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With Safer Procedures, Treatment Moves to the Rural Setting

By G. Richard D. Batstone, MA, MB, BChir, MD (Cantab), FRCS (Urol), FRACS, FRCSC

Because of the risks and facility requirements for some common urological procedures, such as treatment of large kidney stones and benign prostatic hyperplasia (BPH), small hospitals in rural areas will often refer those cases to larger facilities. For the last 6 years, I’ve been following a different model. I perform kidney stone and BPH procedures 3 days a week at one base in Bangor, Maine, and then travel 85 miles 2 days a week to do surgery in Farmington, a rural town of about 8,000 residents. By treating patients locally, we reduce the impact on their lives and finances, and the rural hospital retains high-volume prostate and stone operations. As a surgeon, I enjoy operating at small hospitals, where the logistical and bureaucratic setup allows me to turn cases quickly and perform more surgeries per day.

I think this approach – taking surgeons to the patients – will be the model of the future. But this model relies on procedures being very safe, thus not requiring a high-level facility or the surgeon’s presence after surgery. In urology, the change is possible because of an advance in laser technology, utilized through flexible ureteroscopy, which dramatically shifts the safety profile for treating even the toughest kidney stone and BPH cases. It lets me safely operate and drive home the same day.

Safety Makes It Possible
Kidney stones and BPH are highly prevalent conditions that have traditionally been underserved by minimally invasive techniques. Although laser stone “dusting” with flexible ureteroscopy has been available for years, patients with stones are still likely to have shockwave lithotripsy or percutaneous nephrolithotomy (PCNL). Men with BPH are more likely to have transurethral resection of the prostate (TURP) than holmium laser enucleation of the prostate (HoLEP), a procedure with much fewer complications and bleeding.

There is a shift, however, to less invasive techniques. At both my urban and rural hospitals, I now use a 120-watt holmium laser that incorporates the “MOSES Technology” to dust all kidney and urinary stones. This includes large or staghorn stones, for which rural patients are typically referred to the city for PCNL. Compared to PCNL, laser dusting using ureteroscopic access does not involve the puncturing of the kidney, uses no nephrostomy tube through the patient’s back, has a lower infection rate, and causes less bleeding and pain. Usually, there is no overnight stay – patients will often go home a few hours after surgery.

At both of my hospitals, I perform HoLEP for BPH using flexible ureteroscopy and the same 120-watt holmium laser with MOSES Technology. I even use HoLEP on massive prostates that would otherwise require referral to a tertiary center for TURP, a more invasive procedure. I schedule HoLEP patients as day cases – not the overnight stay TURP recipients require for irrigation, bleeding, and potential transfusion.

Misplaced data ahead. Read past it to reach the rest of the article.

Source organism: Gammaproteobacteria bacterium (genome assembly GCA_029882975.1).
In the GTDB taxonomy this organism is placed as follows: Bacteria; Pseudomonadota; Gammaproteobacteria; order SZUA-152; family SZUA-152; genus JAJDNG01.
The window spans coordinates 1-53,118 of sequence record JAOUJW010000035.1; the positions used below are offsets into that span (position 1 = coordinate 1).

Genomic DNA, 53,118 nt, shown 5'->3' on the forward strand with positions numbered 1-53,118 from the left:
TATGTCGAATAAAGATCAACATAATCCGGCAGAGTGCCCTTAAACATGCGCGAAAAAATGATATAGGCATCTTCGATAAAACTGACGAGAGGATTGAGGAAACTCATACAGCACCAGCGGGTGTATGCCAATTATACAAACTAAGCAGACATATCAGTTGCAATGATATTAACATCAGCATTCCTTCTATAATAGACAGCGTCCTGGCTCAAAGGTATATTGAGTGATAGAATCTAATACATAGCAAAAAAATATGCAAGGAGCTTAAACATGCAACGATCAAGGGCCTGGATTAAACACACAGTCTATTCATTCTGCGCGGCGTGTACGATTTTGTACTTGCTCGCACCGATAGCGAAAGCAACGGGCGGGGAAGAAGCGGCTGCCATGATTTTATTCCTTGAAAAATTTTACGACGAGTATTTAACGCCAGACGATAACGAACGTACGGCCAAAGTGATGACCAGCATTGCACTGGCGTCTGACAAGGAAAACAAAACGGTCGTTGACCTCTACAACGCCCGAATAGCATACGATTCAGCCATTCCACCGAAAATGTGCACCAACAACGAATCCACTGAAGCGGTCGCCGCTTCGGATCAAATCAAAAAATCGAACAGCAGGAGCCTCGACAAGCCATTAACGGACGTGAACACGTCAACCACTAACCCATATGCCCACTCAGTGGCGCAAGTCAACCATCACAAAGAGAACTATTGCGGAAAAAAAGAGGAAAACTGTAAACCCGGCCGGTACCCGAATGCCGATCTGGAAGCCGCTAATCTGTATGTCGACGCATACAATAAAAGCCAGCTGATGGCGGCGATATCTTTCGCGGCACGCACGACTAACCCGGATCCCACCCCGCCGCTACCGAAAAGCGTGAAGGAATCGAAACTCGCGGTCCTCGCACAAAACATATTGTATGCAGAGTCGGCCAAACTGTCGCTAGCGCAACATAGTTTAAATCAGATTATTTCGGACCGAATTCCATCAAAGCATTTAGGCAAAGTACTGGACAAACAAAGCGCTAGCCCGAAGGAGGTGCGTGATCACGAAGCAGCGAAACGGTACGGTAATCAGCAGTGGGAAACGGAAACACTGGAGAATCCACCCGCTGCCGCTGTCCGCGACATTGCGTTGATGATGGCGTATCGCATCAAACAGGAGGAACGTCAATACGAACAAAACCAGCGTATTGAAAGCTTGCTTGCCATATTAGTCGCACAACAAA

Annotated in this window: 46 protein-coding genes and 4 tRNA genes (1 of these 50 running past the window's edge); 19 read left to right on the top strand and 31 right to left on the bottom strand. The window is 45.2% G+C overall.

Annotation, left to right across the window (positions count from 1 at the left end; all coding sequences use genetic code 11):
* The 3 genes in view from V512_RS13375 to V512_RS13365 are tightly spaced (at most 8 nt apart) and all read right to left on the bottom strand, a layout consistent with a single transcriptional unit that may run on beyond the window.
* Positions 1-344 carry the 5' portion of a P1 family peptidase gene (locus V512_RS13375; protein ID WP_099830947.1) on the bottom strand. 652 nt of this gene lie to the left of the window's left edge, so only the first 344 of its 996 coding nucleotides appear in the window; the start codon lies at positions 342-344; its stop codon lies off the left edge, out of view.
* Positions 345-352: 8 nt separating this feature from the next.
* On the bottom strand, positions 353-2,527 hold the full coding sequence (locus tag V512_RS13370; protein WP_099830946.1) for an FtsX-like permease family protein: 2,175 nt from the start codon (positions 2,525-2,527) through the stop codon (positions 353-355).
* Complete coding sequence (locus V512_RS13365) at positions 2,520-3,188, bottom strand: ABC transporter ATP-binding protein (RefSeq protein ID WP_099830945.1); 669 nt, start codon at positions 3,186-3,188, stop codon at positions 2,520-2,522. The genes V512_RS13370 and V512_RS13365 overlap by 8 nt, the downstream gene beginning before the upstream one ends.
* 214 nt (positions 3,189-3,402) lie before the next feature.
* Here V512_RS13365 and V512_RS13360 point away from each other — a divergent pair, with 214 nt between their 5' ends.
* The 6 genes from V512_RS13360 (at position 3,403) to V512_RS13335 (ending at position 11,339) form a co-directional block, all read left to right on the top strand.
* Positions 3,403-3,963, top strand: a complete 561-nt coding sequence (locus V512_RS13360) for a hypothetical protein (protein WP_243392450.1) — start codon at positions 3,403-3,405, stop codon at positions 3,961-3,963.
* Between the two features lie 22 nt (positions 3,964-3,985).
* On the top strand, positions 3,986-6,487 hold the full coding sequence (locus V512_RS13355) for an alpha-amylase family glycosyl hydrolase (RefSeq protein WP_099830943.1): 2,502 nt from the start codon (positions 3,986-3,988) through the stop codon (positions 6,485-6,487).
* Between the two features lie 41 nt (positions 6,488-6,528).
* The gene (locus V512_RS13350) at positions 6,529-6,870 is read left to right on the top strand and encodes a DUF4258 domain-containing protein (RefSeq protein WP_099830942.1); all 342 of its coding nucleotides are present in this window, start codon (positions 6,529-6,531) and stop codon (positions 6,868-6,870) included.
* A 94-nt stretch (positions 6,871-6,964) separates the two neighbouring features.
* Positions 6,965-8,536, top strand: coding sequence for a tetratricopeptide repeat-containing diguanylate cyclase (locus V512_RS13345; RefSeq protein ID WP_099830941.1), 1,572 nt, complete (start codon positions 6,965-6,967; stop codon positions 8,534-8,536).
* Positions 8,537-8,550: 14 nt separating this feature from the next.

Because the 120-watt holmium MOSES laser is usually more efficient for both prostate and stones procedures, this modality doesn’t carry some of the requirements that make other approaches impossible in the rural hospital. For example, it may eliminate the need for an interventional radiologist, ICU, or access to blood products. It requires fewer disposables and less equipment than other approaches as well.

These minimally invasive procedures often do not require postoperative supervision or inpatient care. The risk of complications is low, and I have kept my transfusion rate to zero for both procedures. I go home to Bangor after surgery, while my physician assistant remains in Farmington 5 days a week for follow-up.

Rural Hospitals Capitalize
Stones and BPH are ubiquitous, and the demand for treatment is very high. A single laser and very precise and effective techniques let the hospital treat all stages of both conditions instead of sending patients away. As a rural hospital’s own surgeons develop their expertise with the technology and word gets out about these procedures, rural hospitals can actually draw patients from outside their region.

My hospital in Farmington loves this laser and has just purchased a second one. As more hospitals follow suit with surgical technology purchases for urology and other specialties, we will see more patients in rural areas receiving advanced, minimally invasive treatment close to home.

G. Richard D. Batstone, MA, MB, BChir, MD (Cantab), FRCS (Urol), FRACS, FRCSC, is an urologist at Northern Lights Urology in Bangor, Maine, and Franklin Health Urology in Farmington, Maine.

The content presented on this page is provided for informational and/or educational purposes. This material represents the views and opinions of its authors and should not be construed as representing or reflecting the official position, views or opinions of the Society of Laparoendoscopic Surgeons. The authors of the work are solely responsible for its content.

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